Horseshoe Bend: An Iconic Southwest View

The area around Page, Arizona and Lake Powell is packed with incredible desert views, and Horseshoe Bend is definitely one of the most iconic. Hiking there is easy, it sits right near town, and it is posted all over social media– all factors that probably contribute to its extreme popularity. While we tend to avoid hikes with crowds, we have to say that a quick stop at this famous landmark is worth your time if you’re in the area. Here are some things to know before you visit Horseshoe Bend!

Taking in the view over Horseshoe Bend
Taking in the view over Horseshoe Bend

Getting to Horseshoe Bend

The Horseshoe Bend parking area lies only about 10 minutes from the center of Page on Highway 89. It sits on the west side of the highway where there is a turn lane guiding you towards the turnoff. It is well-marked and the parking area is pretty big and visible from the road, so it’s hard to miss.

There are some tours that schedule in a stop at Horseshoe Bend, in which case transportation to the parking area is usually included. If you don’t have a car or don’t want to take a tour, there is Uber in Page.

During the day, especially on weekends, the parking area can fill up and you may have to come back later. Though the parking area has recently expanded to lessen this issue, we recommend going early or later in the evening. Once in the parking area, there are restrooms and some parking spots for trailers and buses.

The busy Horseshoe Bend parking area
The busy Horseshoe Bend parking area


Upon pulling into the lot, you must pay the $10 entrance fee per vehicle before parking. It is $5 for a motorcycle and $30+ for commercial buses or vans. Horseshoe Bend is managed by the city, so your National Park Pass won’t cover the entrance fee here. The booth is open from sunrise to sunset and both cash and card are accepted.

What to Bring

The hike to Horseshoe Bend is short and easy. Most of the trail is well maintained and packed down with the exception of a slightly sandy section and the rocky areas near the rim of the canyon. The biggest challenge you may face on the hike is the heat in the summer. There are limited shaded rest stops along the trail, but otherwise, you are completely exposed. Bring sunscreen, a hat, and sunglasses.

On the trail looking towards the rim of the canyon
On the trail looking towards the rim of the canyon

The trail to the overlook isn’t steep, but you’ll definitely want plenty of water on the hot walk back up to the parking lot! The summers here are extremely hot, but the winters can get pretty cold, so dress accordingly and bring layers as needed. We were there in March and it was hot when the sun came out, but we needed a light jacket when it went behind the clouds. If you bring your pets in the summer, be aware that the surfaces may be hot on their paws.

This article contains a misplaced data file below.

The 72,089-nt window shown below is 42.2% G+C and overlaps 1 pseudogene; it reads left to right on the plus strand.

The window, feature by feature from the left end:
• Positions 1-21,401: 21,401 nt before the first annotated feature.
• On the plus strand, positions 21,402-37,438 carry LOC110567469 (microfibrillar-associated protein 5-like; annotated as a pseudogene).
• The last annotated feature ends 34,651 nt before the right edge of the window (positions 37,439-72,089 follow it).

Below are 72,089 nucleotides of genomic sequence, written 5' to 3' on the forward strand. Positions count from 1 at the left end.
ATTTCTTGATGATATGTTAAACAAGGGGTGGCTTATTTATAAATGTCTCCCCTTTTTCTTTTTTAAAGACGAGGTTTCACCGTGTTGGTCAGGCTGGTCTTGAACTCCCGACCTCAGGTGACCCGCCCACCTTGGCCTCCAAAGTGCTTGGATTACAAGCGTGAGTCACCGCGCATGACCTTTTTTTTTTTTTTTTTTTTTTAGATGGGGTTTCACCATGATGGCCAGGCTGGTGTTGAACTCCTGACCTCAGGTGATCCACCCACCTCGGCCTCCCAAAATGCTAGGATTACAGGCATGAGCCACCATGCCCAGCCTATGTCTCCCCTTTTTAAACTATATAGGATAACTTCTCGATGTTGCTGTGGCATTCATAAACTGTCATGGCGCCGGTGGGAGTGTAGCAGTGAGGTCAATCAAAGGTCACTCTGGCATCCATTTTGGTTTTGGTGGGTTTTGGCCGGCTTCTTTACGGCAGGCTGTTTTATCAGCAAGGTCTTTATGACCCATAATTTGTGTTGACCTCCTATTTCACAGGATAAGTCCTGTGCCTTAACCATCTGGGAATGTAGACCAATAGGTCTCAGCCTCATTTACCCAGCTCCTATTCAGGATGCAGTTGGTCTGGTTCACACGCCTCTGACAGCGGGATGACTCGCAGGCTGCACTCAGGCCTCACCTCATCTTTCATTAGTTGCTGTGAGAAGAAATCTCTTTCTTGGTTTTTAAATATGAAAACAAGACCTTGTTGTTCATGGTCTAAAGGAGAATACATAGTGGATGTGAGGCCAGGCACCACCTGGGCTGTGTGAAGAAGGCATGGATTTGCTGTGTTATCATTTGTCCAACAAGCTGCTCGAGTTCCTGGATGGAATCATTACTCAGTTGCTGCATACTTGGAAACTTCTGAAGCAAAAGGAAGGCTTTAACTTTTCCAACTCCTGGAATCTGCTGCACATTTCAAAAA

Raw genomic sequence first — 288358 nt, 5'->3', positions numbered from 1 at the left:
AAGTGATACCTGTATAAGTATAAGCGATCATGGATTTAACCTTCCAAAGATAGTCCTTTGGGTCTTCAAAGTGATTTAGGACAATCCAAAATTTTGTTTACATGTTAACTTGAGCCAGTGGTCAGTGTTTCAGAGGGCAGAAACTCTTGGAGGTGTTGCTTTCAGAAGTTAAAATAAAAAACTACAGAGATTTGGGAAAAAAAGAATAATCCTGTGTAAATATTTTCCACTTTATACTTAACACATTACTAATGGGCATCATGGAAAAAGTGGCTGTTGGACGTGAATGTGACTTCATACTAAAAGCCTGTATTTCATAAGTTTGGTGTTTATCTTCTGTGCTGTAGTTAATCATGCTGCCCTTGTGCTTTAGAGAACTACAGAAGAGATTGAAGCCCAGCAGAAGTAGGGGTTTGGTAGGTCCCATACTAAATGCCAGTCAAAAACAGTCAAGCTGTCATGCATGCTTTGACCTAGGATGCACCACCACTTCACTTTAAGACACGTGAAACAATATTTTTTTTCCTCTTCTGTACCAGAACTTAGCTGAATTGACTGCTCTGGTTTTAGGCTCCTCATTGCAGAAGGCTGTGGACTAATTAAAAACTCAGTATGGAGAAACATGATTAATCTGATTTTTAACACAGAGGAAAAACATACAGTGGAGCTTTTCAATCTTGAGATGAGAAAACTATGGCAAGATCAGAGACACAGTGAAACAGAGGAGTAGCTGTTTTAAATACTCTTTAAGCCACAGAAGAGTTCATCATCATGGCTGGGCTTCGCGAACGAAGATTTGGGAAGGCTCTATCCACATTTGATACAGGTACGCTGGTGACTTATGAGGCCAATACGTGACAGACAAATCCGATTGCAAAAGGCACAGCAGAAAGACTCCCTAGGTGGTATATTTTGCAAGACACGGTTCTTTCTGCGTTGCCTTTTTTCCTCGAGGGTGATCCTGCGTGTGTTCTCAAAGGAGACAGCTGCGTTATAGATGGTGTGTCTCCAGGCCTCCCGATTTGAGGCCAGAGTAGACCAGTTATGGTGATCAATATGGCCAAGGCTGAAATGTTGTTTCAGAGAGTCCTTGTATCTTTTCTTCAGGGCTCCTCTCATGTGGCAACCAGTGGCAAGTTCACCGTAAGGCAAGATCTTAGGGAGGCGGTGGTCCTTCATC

Horseshoe bend is a popular photo spot… ‘Instagrammable’ as some may say. Definitely bring your camera and other desired gear (drones are not permitted)! While the view is stunning at any time of day, many visitors love to catch sunset there. You may want to bring a headlamp if you choose to explore the area before or after daylight hours.

Hiking to Horseshoe Bend

Hike Overview

Distance: About 1.3 miles (2.1 kilometers) round trip. Plus a little more if you walk around the rim

Duration: 1-2 hours, depending on how long you stay at the rim

Type: Easy out-and-back trail

Restrictions: Drones are not permitted. The edge is not secured by a railing, so take extra precautions when walking the ledge or if you have kids. Pets are permitted, but must be leashed.

It's hard to capture the true beauty and size of this landmark
It’s hard to capture the true beauty and size of this landmark

Our Hike to Horseshoe Bend

Our decision to visit Horseshoe Bend was kind of last minute. We had woken up in Escalante, walked to the Toadstools, and had to drive back to Phoenix. But Horseshoe Bend’s short approach and location on our route back home made it perfect for a quick and easy stop.

We were there midday during the week in March and the parking lot was pretty busy. We parked and walked through the string of people making their way down the trail. It was well-maintained and pretty much all downhill to the overlook.

Lia on the edge of the canyon
Peep the tiny boat way below!

After only about 20 minutes, we made it down to the ledge. Wow, it was beautiful! Pictures didn’t prepare us for how large this landmark is. While we much preferred our recent more secluded spot at the mouth of Cathedral Wash way down below on the Colorado River, we were still thrilled to see this famous view. And we totally get why it has become an icon of the southwest!

Despite the crowds, it was fairly easy to walk the rim to find some spots to take photos and enjoy the view. Many hikers found spots to set up little picnics and lay out blankets. The views were stunning from pretty much every angle! As you walk the ledge, note that there is nothing between you and the cliff and that there are many cracks and crevices along the edge.

Many others also taking in the beauty
Many others also taking in the beauty

After admiring the view for a while, we made our way back up to the lot. Horseshoe Bend is a great activity for most all hiking levels and it is worth the stop of you are near Page, Arizona.

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